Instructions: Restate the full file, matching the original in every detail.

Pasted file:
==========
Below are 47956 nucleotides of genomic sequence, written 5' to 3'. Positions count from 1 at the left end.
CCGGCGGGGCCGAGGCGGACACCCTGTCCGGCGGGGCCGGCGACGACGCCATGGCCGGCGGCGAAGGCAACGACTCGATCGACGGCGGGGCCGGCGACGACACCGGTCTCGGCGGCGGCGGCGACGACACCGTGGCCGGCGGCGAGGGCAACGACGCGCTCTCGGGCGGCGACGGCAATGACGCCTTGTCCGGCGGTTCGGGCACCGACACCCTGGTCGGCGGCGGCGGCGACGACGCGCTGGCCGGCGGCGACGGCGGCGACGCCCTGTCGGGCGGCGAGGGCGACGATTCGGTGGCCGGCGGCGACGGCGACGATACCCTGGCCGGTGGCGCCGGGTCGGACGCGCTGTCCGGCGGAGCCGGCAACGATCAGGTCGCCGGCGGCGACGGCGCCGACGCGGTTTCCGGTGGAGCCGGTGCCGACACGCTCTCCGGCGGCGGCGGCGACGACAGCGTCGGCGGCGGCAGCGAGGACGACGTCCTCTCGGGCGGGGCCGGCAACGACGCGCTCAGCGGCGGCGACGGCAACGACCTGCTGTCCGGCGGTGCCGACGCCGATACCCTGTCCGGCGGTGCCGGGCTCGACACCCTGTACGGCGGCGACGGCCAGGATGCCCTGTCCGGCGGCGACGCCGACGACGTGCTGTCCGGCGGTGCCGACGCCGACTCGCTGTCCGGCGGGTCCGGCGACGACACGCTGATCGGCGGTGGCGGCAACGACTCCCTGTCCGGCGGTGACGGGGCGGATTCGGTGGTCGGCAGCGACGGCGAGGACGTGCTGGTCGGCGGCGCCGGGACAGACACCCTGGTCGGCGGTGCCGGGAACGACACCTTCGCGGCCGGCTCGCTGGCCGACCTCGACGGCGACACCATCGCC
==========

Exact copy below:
Below are 47956 nucleotides of genomic sequence, written 5' to 3'. Positions count from 1 at the left end.
CCGGCGGGGCCGAGGCGGACACCCTGTCCGGCGGGGCCGGCGACGACGCCATGGCCGGCGGCGAAGGCAACGACTCGATCGACGGCGGGGCCGGCGACGACACCGGTCTCGGCGGCGGCGGCGACGACACCGTGGCCGGCGGCGAGGGCAACGACGCGCTCTCGGGCGGCGACGGCAATGACGCCTTGTCCGGCGGTTCGGGCACCGACACCCTGGTCGGCGGCGGCGGCGACGACGCGCTGGCCGGCGGCGACGGCGGCGACGCCCTGTCGGGCGGCGAGGGCGACGATTCGGTGGCCGGCGGCGACGGCGACGATACCCTGGCCGGTGGCGCCGGGTCGGACGCGCTGTCCGGCGGAGCCGGCAACGATCAGGTCGCCGGCGGCGACGGCGCCGACGCGGTTTCCGGTGGAGCCGGTGCCGACACGCTCTCCGGCGGCGGCGGCGACGACAGCGTCGGCGGCGGCAGCGAGGACGACGTCCTCTCGGGCGGGGCCGGCAACGACGCGCTCAGCGGCGGCGACGGCAACGACCTGCTGTCCGGCGGTGCCGACGCCGATACCCTGTCCGGCGGTGCCGGGCTCGACACCCTGTACGGCGGCGACGGCCAGGATGCCCTGTCCGGCGGCGACGCCGACGACGTGCTGTCCGGCGGTGCCGACGCCGACTCGCTGTCCGGCGGGTCCGGCGACGACACGCTGATCGGCGGTGGCGGCAACGACTCCCTGTCCGGCGGTGACGGGGCGGATTCGGTGGTCGGCAGCGACGGCGAGGACGTGCTGGTCGGCGGCGCCGGGACAGACACCCTGGTCGGCGGTGCCGGGAACGACACCTTCGCGGCCGGCTCGCTGGCCGACCTCGACGGCGACACCATCGCC